“Yes, Lord,” Peter replied, “you know I love you.”

“Then feed my lambs,” Jesus told him.

Jesus repeated the question: “Simon son of John, do you love me?”

“Yes, Lord,” Peter said, “you know I love you.”

“Then take care of my sheep,” Jesus said.

A third time he asked him, “Simon son of John, do you love me?”

Peter was hurt that Jesus asked the question a third time. He said, “Lord, you know everything. You know that I love you.”

Jesus said, “Then feed my sheep.

“I tell you the truth, when you were young, you were able to do as you liked; you dressed yourself and went wherever you wanted to go. But when you are old, you will stretch out your hands, and others will dress you and take you where you don’t want to go.” Jesus said this to let him know by what kind of death he would glorify God. Then Jesus told him, “Follow me.”

Some thoughts:

You may have noticed that this resurrection appearance has several ties to earlier appearances and events in Jesus’ interaction with his disciples. Matthew records that at  the resurrection Jesus told the women to have the disciples go to Galilee and he would meet them there. This pericope fulfills his words. You’ll recall that much of Jesus’ ministry with the disciples was in and around the region and the Sea of Galilee. I’m guessing these seven disciples picked up many of the connections between the pre-resurrection and post-resurrection encounters with Jesus. Let’s explore some of them.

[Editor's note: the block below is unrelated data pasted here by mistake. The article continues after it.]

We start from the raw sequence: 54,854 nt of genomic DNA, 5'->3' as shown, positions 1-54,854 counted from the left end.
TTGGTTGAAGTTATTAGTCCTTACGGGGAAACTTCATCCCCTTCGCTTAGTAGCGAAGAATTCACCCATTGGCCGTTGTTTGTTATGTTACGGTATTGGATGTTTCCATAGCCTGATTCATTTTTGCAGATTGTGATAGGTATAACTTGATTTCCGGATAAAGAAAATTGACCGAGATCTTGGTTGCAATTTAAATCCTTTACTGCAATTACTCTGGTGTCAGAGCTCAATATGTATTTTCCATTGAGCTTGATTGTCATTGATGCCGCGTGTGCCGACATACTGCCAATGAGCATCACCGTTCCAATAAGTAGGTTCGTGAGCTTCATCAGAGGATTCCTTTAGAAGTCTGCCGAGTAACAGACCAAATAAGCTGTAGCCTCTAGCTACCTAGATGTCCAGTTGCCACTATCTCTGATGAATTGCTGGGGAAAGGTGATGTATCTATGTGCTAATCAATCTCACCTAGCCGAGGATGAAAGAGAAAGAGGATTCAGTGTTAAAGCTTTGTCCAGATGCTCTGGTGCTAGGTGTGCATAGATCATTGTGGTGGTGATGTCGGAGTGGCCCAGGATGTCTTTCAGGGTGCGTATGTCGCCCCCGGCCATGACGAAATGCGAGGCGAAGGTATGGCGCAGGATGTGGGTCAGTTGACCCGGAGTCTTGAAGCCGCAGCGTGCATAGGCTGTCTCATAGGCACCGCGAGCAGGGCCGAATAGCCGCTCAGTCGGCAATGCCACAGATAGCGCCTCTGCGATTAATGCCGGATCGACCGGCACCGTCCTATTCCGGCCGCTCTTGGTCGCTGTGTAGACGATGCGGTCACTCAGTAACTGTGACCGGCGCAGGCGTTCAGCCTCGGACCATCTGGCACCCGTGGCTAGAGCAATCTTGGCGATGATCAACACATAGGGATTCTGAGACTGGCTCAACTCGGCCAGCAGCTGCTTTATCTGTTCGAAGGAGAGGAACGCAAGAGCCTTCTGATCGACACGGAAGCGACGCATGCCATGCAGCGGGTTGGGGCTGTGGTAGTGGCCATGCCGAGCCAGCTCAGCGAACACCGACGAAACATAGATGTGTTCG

The disciples returned to fishing again and this night caught nothing. The same thing happened three years earlier when Simon Peter, Andrew, James and John, the author of this book, had a night of futile fishing. (Luke 5:1-10) In this instance it’s morning and there is a man standing on the beach who asks them if they’ve caught any fish. Upon hearing their answer, he tells them to cast their nets to the right side of the boat. You have to wonder, did that ring a bell in the minds of the disciples? Déjà vu?